Twin Cities population growth crimped by immigration drop

Trump policy changes shift area’s demographics, prompting employment worries.

The number of people moving into the Twin Cities from abroad fell dramatically over the last two years, based on new Census estimates that show the effect of shifting federal immigration policies.

The number of international migrants was about a third lower in 2017 and 2018 than it was in the preceding years — a drop of more than 4,000 people. The change was revealed in 2018 population estimates released this week by the U.S. Census Bureau, which also for the first time showed the substantial decrease in 2017.

Experts say the data reflects one of the first glimpses of the demographic shifts caused by tighter immigration rules, which affect highly skilled workers, refugees and people trying to rejoin family members in Minnesota.

Michelle Rivero, the director of Minneapolis’ Office of Immigrant and Refugee Affairs, said a number of factors likely contributed to the change. It is taking longer for people to obtain visas — which are also being denied more often — the country is accepting fewer refugees, and the Trump administration’s travel ban has complicated family-based immigration.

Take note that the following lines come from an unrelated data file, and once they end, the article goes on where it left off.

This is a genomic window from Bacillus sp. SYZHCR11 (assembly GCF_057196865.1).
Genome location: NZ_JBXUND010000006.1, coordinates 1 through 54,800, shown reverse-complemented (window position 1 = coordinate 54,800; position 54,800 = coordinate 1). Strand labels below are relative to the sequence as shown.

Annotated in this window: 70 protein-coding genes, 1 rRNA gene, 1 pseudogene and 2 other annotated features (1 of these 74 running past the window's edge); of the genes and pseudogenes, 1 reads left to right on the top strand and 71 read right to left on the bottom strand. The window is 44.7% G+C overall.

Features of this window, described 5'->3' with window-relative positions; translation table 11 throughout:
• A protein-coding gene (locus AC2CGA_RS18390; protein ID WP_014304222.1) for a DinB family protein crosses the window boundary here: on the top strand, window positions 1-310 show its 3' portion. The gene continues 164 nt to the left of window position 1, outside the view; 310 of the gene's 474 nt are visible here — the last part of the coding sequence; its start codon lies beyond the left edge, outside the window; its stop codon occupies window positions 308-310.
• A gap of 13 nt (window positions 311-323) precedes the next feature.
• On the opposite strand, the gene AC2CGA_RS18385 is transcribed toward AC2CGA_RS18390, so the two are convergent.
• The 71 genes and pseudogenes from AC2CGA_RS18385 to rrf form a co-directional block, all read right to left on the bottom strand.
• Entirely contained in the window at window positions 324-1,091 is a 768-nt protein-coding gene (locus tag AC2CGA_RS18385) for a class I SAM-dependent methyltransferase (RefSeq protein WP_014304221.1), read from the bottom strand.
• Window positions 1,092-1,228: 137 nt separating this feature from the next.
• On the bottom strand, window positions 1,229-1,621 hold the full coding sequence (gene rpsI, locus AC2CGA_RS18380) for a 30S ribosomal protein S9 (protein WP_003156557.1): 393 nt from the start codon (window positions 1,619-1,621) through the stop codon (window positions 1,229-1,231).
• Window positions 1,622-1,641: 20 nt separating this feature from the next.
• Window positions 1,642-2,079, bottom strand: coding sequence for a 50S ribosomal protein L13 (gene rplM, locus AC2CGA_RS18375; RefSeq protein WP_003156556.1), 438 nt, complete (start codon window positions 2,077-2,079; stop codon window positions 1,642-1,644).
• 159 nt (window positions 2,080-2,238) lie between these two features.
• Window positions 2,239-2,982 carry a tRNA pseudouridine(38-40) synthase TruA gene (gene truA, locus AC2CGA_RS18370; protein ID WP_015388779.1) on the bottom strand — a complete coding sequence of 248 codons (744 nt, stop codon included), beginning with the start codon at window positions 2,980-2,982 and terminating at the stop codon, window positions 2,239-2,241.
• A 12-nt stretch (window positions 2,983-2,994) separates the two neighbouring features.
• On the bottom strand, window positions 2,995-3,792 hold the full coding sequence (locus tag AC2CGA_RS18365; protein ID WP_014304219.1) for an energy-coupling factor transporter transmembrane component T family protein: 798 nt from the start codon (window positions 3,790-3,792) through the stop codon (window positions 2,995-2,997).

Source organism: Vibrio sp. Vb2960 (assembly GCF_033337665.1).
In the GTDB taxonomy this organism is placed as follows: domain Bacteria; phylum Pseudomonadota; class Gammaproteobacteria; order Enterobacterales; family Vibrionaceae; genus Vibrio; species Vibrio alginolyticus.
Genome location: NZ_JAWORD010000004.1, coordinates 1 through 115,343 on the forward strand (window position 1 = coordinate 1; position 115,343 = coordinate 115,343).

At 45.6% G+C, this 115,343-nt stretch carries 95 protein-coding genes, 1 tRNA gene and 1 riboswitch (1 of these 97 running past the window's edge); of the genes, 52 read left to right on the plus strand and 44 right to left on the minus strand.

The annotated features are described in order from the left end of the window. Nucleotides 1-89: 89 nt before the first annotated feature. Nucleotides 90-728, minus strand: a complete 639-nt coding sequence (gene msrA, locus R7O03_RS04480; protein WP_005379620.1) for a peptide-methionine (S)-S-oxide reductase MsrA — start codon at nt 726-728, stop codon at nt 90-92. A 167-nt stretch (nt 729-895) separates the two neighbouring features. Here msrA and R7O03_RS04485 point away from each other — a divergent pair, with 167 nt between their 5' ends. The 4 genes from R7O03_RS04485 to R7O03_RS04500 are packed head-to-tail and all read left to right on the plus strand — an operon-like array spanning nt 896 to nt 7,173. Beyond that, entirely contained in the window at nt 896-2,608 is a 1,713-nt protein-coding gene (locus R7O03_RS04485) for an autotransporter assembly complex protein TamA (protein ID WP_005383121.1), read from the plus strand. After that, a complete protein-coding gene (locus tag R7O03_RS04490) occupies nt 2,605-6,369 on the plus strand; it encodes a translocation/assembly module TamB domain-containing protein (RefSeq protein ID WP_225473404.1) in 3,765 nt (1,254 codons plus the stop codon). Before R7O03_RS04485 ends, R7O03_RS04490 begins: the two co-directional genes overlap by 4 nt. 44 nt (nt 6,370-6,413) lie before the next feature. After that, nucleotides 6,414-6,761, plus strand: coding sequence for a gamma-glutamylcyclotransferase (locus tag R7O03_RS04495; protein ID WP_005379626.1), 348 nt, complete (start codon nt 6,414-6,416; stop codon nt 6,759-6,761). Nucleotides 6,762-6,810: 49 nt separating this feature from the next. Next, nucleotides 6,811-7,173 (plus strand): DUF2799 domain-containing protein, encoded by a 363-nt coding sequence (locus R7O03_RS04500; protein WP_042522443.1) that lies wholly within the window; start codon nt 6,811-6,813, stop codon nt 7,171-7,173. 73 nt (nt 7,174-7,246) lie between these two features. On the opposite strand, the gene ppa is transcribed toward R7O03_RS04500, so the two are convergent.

“Those [changes] may seem invisible to people,” Rivero said. “The true measure of the impact of these changes in policies is borne out by these numbers.”

The migration shift coincides with a drop-off in refugees arriving to the state, which fell from about 3,000 in 2016 to 663 in 2018, according to the ­Minnesota Department of Human Services.

This is an excerpt from the Star Tribune article that originally appeared on April 18, 2019. Read the full article